Trillion-dollar nature needs boardroom seat, says U.N. economist

SINGAPORE/OSLO (Reuters) - Nature lacks a seat in the boardrooms of most big companies even though it provides valuable resources that should have a price tag, one of world’s most influential green economists said.

Ignoring nature’s value risks “mayhem” for corporations and mankind in the rush for profits and finite resources, Pavan Sukhdev, formerly of Deutsche Bank and a United Nations goodwill ambassador told Reuters.

Sukhdev said water, clean air, coral reefs, forests and rivers provide natural services worth trillions of dollars, yet these are made use of for free.

Putting a price on nature’s services would change how firms think about the planet and their quest for profits.

“There is going to be mayhem if they don’t get this right,” said Sukhdev, founder and author of Corporation2020, a new program and book on changing corporations.

So far, only companies whose turnover makes up less than 5 percent of the world economy have put in place ways to calculate the damage to nature by assessing the effects of waste, energy, water or greenhouse gas emissions, he said.

“This is still too little. We are talking about a small fraction of the total economy,” he said.

Sukhdev leads a global push involving governments and the U.N. to put nature on balance sheets. The idea is to treat the planet like a company, which would “charge” big corporations trillions of dollars a year for using its resources and for the pollution they cause. Environmental benefits such as cutting emissions or restoring forests would also be taken into account.

All companies should have an environmental profit and loss account -- even though initially this would only show the damage to and use of nature’s services, rather than oblige them to pay compensation.

“Today, no one would not disclose the directors’ bonuses ... or your accountants, your auditors would take you apart,” he said in a phone interview from an environment conference in Jeju, South Korea.

Nature needed a bigger say at every level, from the factory floor to the boardroom, he said.

He praised groups such as German sportswear maker Puma, Indian software services provider Infosys or Brazil’s cosmetics group Natura as pioneers.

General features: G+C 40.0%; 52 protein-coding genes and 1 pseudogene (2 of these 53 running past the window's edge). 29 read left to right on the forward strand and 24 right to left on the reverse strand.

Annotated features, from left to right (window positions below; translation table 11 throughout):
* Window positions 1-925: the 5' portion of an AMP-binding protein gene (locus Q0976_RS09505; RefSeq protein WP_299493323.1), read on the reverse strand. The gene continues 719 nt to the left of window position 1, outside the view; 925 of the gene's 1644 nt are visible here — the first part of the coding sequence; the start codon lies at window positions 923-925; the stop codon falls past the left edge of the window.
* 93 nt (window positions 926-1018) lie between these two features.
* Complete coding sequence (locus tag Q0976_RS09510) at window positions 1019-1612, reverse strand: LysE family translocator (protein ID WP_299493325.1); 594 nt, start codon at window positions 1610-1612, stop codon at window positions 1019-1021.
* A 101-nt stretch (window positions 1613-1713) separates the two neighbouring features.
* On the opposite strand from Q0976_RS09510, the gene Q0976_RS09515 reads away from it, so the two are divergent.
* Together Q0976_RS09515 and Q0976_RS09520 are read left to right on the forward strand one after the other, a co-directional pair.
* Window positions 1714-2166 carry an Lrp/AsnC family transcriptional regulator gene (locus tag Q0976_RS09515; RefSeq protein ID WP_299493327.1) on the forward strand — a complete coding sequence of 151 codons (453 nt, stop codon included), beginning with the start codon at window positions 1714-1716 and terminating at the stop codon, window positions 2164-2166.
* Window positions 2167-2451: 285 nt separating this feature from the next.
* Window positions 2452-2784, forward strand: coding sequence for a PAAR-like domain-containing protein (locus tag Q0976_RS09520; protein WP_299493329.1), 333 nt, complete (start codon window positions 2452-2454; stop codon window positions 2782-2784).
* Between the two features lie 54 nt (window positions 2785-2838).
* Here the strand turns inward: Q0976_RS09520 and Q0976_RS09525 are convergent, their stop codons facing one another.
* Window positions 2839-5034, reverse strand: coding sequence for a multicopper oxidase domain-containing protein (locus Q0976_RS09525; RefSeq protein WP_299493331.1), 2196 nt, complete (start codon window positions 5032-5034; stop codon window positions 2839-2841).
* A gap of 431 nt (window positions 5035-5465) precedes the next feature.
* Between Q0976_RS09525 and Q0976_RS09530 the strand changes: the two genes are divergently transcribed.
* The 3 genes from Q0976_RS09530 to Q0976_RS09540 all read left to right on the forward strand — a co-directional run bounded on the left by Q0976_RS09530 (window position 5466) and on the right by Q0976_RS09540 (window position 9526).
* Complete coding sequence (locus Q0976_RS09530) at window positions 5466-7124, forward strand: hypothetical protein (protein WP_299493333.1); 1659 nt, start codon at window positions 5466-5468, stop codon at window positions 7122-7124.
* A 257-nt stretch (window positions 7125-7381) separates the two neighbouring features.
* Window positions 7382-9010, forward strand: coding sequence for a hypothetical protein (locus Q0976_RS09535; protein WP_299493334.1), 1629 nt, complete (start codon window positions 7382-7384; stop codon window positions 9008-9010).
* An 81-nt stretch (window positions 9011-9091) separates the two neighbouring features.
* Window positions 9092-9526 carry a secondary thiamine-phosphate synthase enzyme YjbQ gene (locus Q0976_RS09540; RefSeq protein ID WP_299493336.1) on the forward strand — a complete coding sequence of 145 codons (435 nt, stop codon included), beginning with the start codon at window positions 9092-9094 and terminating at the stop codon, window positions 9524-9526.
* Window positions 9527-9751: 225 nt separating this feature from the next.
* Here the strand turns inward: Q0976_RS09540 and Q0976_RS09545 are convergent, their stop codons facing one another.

Some countries also impose charges, for instance, for carbon dioxide emissions. But he said little had been done to remove $1 trillion in annual subsidies for fossil fuel use, agriculture and fisheries, cash that locked in unsustainable practices.

Scientists have long said that the planet’s resources are being used up faster than they can recover. The International Union for Conservation of Nature says about 40 percent of amphibians, a third of reef-building corals, a quarter of mammals and 13 percent of birds are threatened with extinction.

But there are some hopeful signs.

At the Rio+20 environment summit in June, companies with total turnover of between $2 trillion and $3 trillion supported greener accounting. Although that is less than 5 percent of the $65 trillion global economy.

Puma has created an annual environmental profit and loss account that costed its impacts at 145 million euros in 2010, or more than half total 2011 net earnings. Last November, the firm said 51 million euros came from land use, air pollution and waste and 94 million from greenhouse gases and water.

Sukhdev said companies were key to saving the planet, with 75 percent of the U.S. economy in the private sector.

“Today’s corporations are determining what governments do. At the end of the day they are the drivers of jobs, of employment, they are the driver of GDP growth. And their taxes bridge fiscal deficits.”

Editing by Jane Merriman